1. States of the Global North will tend to support the GPs. How outspokenly and loudly will depend on which other issues dominate their political agenda, and on the extent of media coverage. The GPs are a political sparkler: They sound fabulous while refusing to be an expression of opinio juris (international law) and while demanding little from States of the Global North other than “setting out expectations”.
  2. States of the Global South will be more sceptical. Why are they to enforce hard laws while the Global North is exempted from its responsibilities? People of the Global South might not agree that those who did and do influence and profit from the violations of their human rights – the Global North and corporations therebased – bear no meaningful responsibilities, much less duties.
  3. Corporations that already have (or pretend to have) a csr policy, particularly those who were involved in the Ruggie process, will continue to support the GPs. However, most corporations will remain quiet. They wont like the strong provisions on due diligence, but that would be an embarrassing statement to make publicly In the end, they wont care. The GPs do not claim legal status.
  4. NGOs who focus on csr will endorse. On the other side, those who are convinced that csr can only be one facet of a holistic concept will reject the GPs, but they will do so rather quietly, because SRSG Ruggie quickly accuses critics of “undermining” the business and human rights agenda.
  5. The GPs will be passed without major alterations and will have hardly any effect. The rhetoric for  neglecting human rights will be based on the non-binding character of the GPs, on the economy, development and jobs, on the competition among the States of the Global South, and on a separation of international and domestic law. Squinting at the market niche of enlightened and affluent consumers, only some businesses will publicly embrace and apply the Guiding Principles.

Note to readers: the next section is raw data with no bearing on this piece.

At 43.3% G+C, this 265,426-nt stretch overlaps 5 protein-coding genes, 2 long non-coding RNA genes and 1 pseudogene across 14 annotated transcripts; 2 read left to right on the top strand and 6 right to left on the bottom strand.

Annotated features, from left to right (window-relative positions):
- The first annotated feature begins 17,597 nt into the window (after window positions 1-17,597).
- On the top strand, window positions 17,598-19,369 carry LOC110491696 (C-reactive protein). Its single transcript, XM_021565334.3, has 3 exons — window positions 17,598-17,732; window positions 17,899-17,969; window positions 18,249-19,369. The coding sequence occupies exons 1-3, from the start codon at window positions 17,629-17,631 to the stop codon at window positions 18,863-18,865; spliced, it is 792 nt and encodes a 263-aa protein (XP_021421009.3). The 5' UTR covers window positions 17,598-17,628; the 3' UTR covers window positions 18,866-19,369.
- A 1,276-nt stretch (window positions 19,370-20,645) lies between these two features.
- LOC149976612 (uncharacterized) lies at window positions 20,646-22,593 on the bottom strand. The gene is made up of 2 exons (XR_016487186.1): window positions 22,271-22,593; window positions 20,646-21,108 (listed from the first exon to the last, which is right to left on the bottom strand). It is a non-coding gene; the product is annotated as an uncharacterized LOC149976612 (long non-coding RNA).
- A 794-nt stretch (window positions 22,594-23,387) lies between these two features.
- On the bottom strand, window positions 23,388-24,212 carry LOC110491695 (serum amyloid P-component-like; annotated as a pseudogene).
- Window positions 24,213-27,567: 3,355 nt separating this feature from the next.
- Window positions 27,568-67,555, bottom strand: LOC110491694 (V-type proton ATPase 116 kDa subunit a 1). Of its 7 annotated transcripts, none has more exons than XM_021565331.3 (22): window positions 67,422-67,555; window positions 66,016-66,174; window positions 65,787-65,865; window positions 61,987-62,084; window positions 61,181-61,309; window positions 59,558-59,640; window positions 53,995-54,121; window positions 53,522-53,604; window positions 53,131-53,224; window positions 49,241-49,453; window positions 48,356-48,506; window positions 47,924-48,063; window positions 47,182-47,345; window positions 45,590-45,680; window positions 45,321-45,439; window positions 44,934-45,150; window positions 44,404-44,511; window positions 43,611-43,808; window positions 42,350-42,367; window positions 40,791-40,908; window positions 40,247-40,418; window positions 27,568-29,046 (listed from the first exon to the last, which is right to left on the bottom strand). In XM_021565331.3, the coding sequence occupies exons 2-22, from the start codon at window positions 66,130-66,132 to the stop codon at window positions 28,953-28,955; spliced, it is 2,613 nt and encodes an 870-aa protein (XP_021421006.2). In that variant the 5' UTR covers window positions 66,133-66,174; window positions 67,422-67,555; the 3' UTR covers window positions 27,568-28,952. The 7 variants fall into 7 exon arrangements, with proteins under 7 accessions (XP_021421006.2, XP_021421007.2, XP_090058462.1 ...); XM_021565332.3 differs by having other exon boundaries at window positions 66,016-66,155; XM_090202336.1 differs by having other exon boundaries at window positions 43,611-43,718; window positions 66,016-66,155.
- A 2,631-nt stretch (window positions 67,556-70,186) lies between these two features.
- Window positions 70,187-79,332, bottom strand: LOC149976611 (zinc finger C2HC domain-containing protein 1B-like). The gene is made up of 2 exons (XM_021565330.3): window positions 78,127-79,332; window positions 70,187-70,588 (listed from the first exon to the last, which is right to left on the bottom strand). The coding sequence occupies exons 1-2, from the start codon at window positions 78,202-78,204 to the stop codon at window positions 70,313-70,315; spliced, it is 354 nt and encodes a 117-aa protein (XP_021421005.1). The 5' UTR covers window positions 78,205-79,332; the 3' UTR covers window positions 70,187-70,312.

Conclusion

The critique by the ECCHR and me on the Draft Guiding Principles is still up to date. It is striking that many of the approaches that SRSG Ruggie himself has previously highlighted are under-utilised or entirely absent in the Guiding Principles: The role of the home State, tort law and criminal law, and the interpretation of domestic law in light of international soft and hard law are dysfunctional or unmentioned. I recently explained why endorsing the Draft of the Guiding Principles had a lot to do with optimistic belief, rather than reasoning. (Meanwhile, the biggest support for the Guiding Principles came from a coalition of 300 churches holding an  accumulated fund for business investment worth $ 100 bn.) Corporate involvement in human rights violations is a complex issue, needing and deserving a holistic response. Ruggie’s set of principles will probably be endorsed by the Council. Like a brand new ship released with fireworks and champagne after six years of intensive work, it might look “definitely better than nothing at all” and yet – based on flawed assumptions – start to sink as it leaves the wharf.

 

Robert is Rechtsanwalt (Attorney at law) and Ph.D. student in Berlin, Germany, and specialises on the responsibility of transnational corporations for human rights violations in the Global South. He studied law at the Humboldt University of Berlin and the Catholic University of Leuven, Belgium, and obtained an LL.M. (International Law) at the University of Cape Town, South Africa, in 2009.